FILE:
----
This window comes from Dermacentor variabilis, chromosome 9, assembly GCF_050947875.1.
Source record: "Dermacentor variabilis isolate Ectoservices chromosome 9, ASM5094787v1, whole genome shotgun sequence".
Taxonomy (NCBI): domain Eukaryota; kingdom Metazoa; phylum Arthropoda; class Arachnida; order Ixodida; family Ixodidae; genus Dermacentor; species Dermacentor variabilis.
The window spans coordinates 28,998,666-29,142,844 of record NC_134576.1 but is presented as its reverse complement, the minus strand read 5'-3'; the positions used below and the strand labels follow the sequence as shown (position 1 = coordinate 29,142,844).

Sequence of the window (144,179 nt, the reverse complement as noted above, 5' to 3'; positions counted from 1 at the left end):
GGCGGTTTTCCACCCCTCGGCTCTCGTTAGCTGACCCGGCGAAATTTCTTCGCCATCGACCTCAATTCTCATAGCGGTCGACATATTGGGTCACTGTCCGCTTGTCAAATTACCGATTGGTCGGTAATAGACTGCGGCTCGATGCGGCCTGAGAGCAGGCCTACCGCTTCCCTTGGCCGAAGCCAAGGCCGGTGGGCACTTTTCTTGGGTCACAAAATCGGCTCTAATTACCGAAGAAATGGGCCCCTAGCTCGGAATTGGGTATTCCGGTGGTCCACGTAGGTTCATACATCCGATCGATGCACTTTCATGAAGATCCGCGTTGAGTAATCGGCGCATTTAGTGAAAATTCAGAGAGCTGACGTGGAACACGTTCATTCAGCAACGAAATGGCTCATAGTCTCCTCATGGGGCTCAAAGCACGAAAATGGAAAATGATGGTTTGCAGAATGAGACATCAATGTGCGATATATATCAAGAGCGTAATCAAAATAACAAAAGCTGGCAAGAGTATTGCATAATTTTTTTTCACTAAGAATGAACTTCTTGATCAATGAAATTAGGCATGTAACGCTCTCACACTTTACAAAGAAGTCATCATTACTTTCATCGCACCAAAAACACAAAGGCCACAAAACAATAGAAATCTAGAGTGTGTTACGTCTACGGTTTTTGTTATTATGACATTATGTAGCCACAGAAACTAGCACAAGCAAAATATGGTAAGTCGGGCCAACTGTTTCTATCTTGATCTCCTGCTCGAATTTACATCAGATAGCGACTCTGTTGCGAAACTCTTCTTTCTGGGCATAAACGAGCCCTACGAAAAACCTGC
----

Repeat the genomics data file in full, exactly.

This window comes from Dermacentor variabilis, chromosome 9, assembly GCF_050947875.1.
Source record: "Dermacentor variabilis isolate Ectoservices chromosome 9, ASM5094787v1, whole genome shotgun sequence".
Taxonomy (NCBI): domain Eukaryota; kingdom Metazoa; phylum Arthropoda; class Arachnida; order Ixodida; family Ixodidae; genus Dermacentor; species Dermacentor variabilis.
The window spans coordinates 28,998,666-29,142,844 of record NC_134576.1 but is presented as its reverse complement, the minus strand read 5'-3'; the positions used below and the strand labels follow the sequence as shown (position 1 = coordinate 29,142,844).

Sequence of the window (144,179 nt, the reverse complement as noted above, 5' to 3'; positions counted from 1 at the left end):
GGCGGTTTTCCACCCCTCGGCTCTCGTTAGCTGACCCGGCGAAATTTCTTCGCCATCGACCTCAATTCTCATAGCGGTCGACATATTGGGTCACTGTCCGCTTGTCAAATTACCGATTGGTCGGTAATAGACTGCGGCTCGATGCGGCCTGAGAGCAGGCCTACCGCTTCCCTTGGCCGAAGCCAAGGCCGGTGGGCACTTTTCTTGGGTCACAAAATCGGCTCTAATTACCGAAGAAATGGGCCCCTAGCTCGGAATTGGGTATTCCGGTGGTCCACGTAGGTTCATACATCCGATCGATGCACTTTCATGAAGATCCGCGTTGAGTAATCGGCGCATTTAGTGAAAATTCAGAGAGCTGACGTGGAACACGTTCATTCAGCAACGAAATGGCTCATAGTCTCCTCATGGGGCTCAAAGCACGAAAATGGAAAATGATGGTTTGCAGAATGAGACATCAATGTGCGATATATATCAAGAGCGTAATCAAAATAACAAAAGCTGGCAAGAGTATTGCATAATTTTTTTTCACTAAGAATGAACTTCTTGATCAATGAAATTAGGCATGTAACGCTCTCACACTTTACAAAGAAGTCATCATTACTTTCATCGCACCAAAAACACAAAGGCCACAAAACAATAGAAATCTAGAGTGTGTTACGTCTACGGTTTTTGTTATTATGACATTATGTAGCCACAGAAACTAGCACAAGCAAAATATGGTAAGTCGGGCCAACTGTTTCTATCTTGATCTCCTGCTCGAATTTACATCAGATAGCGACTCTGTTGCGAAACTCTTCTTTCTGGGCATAAACGAGCCCTACGAAAAACCTGC